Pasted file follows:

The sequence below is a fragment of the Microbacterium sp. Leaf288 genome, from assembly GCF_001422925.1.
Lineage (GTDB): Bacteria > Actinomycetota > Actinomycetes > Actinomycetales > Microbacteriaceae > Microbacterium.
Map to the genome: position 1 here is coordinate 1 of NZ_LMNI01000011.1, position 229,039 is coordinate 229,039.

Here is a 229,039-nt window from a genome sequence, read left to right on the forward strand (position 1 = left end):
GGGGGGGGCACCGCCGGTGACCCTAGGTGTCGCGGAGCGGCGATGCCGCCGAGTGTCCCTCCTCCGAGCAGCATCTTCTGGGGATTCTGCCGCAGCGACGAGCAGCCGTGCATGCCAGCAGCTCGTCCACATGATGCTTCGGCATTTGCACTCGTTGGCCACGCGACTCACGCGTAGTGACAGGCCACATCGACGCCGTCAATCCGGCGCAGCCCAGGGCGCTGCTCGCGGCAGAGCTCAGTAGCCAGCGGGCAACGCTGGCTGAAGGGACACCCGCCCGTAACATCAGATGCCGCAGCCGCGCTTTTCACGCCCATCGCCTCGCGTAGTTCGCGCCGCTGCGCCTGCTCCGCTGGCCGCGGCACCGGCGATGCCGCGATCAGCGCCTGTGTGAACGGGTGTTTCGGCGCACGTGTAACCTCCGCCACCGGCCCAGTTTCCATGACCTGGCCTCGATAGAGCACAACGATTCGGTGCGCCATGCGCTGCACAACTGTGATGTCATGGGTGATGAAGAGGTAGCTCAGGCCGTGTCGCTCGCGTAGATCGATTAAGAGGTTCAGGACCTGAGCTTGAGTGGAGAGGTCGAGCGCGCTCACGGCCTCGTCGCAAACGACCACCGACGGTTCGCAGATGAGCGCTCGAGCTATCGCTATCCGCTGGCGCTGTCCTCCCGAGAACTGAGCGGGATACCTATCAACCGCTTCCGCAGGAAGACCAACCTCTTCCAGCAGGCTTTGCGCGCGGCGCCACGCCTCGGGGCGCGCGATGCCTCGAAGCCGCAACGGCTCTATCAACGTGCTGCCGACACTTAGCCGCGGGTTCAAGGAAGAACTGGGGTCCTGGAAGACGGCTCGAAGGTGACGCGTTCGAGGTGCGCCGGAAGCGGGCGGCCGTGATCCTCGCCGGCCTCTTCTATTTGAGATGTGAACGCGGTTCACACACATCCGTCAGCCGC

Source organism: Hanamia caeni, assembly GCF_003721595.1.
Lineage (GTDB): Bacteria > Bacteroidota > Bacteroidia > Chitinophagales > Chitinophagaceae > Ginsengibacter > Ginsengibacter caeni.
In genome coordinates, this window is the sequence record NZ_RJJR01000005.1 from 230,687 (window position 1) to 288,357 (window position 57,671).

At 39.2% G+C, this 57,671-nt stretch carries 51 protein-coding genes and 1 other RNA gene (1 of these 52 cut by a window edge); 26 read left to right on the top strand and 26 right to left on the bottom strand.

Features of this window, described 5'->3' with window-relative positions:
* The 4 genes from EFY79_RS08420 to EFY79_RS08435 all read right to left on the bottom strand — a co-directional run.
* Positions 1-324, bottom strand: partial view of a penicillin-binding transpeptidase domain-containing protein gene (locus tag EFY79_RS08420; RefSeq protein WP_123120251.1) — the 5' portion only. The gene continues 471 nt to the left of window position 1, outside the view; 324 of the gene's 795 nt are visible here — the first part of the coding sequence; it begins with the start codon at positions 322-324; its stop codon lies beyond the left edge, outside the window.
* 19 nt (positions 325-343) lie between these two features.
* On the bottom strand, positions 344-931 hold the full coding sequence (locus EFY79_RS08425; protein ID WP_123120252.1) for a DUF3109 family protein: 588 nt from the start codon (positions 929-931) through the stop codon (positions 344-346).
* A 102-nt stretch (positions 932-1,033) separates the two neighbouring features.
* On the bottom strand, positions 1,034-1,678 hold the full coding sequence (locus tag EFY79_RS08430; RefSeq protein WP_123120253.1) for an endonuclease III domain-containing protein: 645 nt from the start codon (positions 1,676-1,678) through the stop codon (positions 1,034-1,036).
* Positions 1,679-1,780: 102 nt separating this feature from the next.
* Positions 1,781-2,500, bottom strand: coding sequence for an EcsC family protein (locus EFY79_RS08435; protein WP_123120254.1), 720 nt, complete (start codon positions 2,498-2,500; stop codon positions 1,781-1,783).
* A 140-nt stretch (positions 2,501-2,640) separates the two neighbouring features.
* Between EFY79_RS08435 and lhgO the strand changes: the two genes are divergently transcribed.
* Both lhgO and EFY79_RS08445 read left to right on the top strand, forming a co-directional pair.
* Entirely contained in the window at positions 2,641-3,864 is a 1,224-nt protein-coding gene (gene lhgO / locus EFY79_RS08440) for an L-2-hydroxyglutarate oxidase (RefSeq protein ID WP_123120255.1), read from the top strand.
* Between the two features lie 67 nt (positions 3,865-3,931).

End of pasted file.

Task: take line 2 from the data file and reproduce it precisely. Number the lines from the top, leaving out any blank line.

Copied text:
Lineage (GTDB): Bacteria > Actinomycetota > Actinomycetes > Actinomycetales > Microbacteriaceae > Microbacterium.